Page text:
The objective of this lab activity is to design and build an audio amplifier that takes the small output voltage from an electret microphone and amplifies it such that it can drive a small loudspeaker.
An electret microphone is a type of condenser (capacitor) microphone that has an essentially
permanent charge on the capacitor plates, eliminating the requirement of external phantom power
that is used to bias the capacitor in traditional condenser microphones. Most commercially available
electret microphones, however, contain an integrated preamplifier –
often an open-drain FET circuit – and therefore require a small amount of low-voltage power.
Simple audio amplifiers can be designed using transistors, with or without negative feedback. Negative feedback, however, provides a very important improvement in distortion performance. In this experiment we design and build an AC-coupled non-inverting operational amplifier with a desired voltage gain of ten, with an inside-the-loop emitter-follower on its output with AC-coupling to the loudspeaker. The op-amp section provides voltage gain, and the emitter-follower functions as a buffer, providing the current required to drive the loudspeaker. Placing the emitter-follower inside the feedback loop improves its overall performance.
The electret microphone includes an open-drain FET preamplifier, and requires a drain resistor, RD, with value between 680 Ω and 2.2 KΩ,
connected between its output and the +5V supply as shown in Figure 1. The drain resistor is set at 2.2 KΩ in this design which places the drain voltage at approximately +4.5 V with a +5.0 V supply.
Figure 1. Electret Microphone Output Stage
The design goal is to drive a nominally 400 mVP-P signal into an eight ohm loudspeaker, following AC-coupling referenced to ground, requiring about ±25 mA. The amplifier is designed to operate from a single 5V supply. Because of this, the op-amp DC levels are biased to a mid-supply voltage of +2.5 V and input, output, and feedback signals are AC-coupled. AC-coupling of the input signal allows the DC level out of the microphone to differ from the DC level into the amplifier. For the opamp portion of the circuit you can use OP484 quad op-amp provided in the ADALP2000 parts kit and for the emitter follower portion of the circuit you can use the 2N3904 NPN transistor contained in the kit.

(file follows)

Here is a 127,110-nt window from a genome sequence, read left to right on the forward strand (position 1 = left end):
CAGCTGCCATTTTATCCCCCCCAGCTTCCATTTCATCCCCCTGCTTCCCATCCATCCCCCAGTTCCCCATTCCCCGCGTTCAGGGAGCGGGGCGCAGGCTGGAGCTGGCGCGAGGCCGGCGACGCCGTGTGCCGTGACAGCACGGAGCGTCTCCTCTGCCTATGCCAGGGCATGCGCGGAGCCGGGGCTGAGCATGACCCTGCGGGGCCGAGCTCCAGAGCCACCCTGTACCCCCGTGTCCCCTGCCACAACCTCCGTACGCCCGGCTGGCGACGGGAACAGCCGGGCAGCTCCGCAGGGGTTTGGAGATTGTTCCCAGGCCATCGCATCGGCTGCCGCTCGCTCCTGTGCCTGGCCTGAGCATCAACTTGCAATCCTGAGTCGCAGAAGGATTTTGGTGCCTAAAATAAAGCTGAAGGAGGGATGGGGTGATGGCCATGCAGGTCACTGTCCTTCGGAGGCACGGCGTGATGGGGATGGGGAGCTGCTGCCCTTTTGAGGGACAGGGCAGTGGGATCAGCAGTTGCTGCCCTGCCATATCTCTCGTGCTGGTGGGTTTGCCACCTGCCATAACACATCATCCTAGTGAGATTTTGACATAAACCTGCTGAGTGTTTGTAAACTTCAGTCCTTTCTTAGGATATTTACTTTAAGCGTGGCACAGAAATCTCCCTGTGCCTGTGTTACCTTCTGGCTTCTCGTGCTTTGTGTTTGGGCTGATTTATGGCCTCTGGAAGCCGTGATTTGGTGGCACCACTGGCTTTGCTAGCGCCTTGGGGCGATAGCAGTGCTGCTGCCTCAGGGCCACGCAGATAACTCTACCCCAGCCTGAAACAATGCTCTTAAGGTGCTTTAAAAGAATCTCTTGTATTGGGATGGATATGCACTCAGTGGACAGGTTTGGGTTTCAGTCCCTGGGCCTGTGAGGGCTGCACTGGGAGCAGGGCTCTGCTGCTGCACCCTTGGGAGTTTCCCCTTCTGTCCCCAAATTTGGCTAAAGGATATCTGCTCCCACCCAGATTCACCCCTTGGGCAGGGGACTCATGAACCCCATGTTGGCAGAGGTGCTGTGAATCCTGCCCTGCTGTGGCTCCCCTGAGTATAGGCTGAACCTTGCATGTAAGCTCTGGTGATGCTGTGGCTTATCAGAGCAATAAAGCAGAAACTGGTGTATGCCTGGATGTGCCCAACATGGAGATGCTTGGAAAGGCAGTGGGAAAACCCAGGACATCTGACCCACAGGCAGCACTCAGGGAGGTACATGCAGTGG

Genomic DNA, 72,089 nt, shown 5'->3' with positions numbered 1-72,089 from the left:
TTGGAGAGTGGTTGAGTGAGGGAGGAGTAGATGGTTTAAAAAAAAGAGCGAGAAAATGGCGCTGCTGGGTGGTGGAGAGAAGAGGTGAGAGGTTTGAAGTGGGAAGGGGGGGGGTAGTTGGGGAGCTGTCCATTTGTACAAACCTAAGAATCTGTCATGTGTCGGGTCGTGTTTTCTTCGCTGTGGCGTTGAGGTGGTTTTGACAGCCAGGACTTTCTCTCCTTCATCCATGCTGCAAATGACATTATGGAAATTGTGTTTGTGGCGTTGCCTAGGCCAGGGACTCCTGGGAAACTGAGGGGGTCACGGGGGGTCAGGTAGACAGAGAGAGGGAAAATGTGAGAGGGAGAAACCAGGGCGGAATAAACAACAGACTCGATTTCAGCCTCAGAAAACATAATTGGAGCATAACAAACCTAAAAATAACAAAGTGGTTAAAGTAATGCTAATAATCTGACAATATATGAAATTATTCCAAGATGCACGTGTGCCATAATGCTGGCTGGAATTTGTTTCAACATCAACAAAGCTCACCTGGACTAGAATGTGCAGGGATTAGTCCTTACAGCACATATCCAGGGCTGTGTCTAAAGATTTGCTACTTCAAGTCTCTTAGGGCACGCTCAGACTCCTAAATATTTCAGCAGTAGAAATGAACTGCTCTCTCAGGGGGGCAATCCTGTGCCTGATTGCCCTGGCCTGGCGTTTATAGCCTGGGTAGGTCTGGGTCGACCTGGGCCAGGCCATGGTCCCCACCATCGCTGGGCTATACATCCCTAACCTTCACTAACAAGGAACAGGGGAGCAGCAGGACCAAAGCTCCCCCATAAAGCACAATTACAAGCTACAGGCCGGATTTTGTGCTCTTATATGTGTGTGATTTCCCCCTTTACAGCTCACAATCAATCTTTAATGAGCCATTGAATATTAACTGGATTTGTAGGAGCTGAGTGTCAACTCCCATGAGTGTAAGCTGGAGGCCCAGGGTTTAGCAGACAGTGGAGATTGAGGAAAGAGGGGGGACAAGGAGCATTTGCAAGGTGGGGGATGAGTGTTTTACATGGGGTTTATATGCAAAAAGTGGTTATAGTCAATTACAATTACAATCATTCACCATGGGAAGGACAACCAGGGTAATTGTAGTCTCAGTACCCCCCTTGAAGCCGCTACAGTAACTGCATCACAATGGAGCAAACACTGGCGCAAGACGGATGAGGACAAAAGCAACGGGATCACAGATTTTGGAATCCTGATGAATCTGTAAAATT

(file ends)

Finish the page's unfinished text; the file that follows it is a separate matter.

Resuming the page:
A detailed description of the design and analysis of the audio amplifier is provided in the Audio Amplifier Experiment article.
Please refer to the handout for the details of the amplifier theory, available at the link below:
Audio Amplifier with Electret Microphone - Theory
Figure 2. Overall Amplifier Schematic Diagram
ADALM2000 Active Learning Module
1 - OP484 rail-to-rail amplifier
1 - Electret microphone
1 - 2N3904 NPN transistor
1 - 8 Ω loudspeaker 1 - 47 Ω resistor
1 - 68 Ω resistor
1 - 100 Ω resistor
1 - 1 KΩ resistor
1 - 2.2 KΩ resistor
1 - 20 KΩ resistors
1 - 4.7 μF capacitor
1 - 47 μF capacitor
1 - 220 μF capacitor
Build the circit presented in Figure 3 on your solderless breadboard.
Figure 3. Audio Amplifier with electret microphone schematic diagram
Figure 4. Audio Amplifier with electret microphone breadboard connections
If you want to check the amplifier functioning you can remove the microphone and the speaker from the circuit and use the oscilloscope tool. For this, the breadboard connections are presented in figure 5.
Figure 5. Audio Amplifier oscilloscope breadboard connections
If you want to check the amplifier gain, build the setup presented in figure 5. Open Scopy and enable the positive power supply to 5V. Set the signal generator channel 1 to a sine waveform with 50 mV amplitude peak-to-peak, 200 Hz frequency and 2.5 V offset. You can increase the amplitude of the sine wave until clipping is observed. In the Oscilloscope monitor the input signal on channel 1 and the amplifier output signal on channel 2. Set the Vertical resolution to 100mV/Div and the postion to -2.5 V so you can see the signals in the oscilloscope window as in figure 6.
Figure 6. Amplifier input and output waveforms
Connect the electret microphone and the loudspeaker in the circuit as shown in figure 4. Move the loudspeaker directly in front of the microphone until audible feedback occurs.
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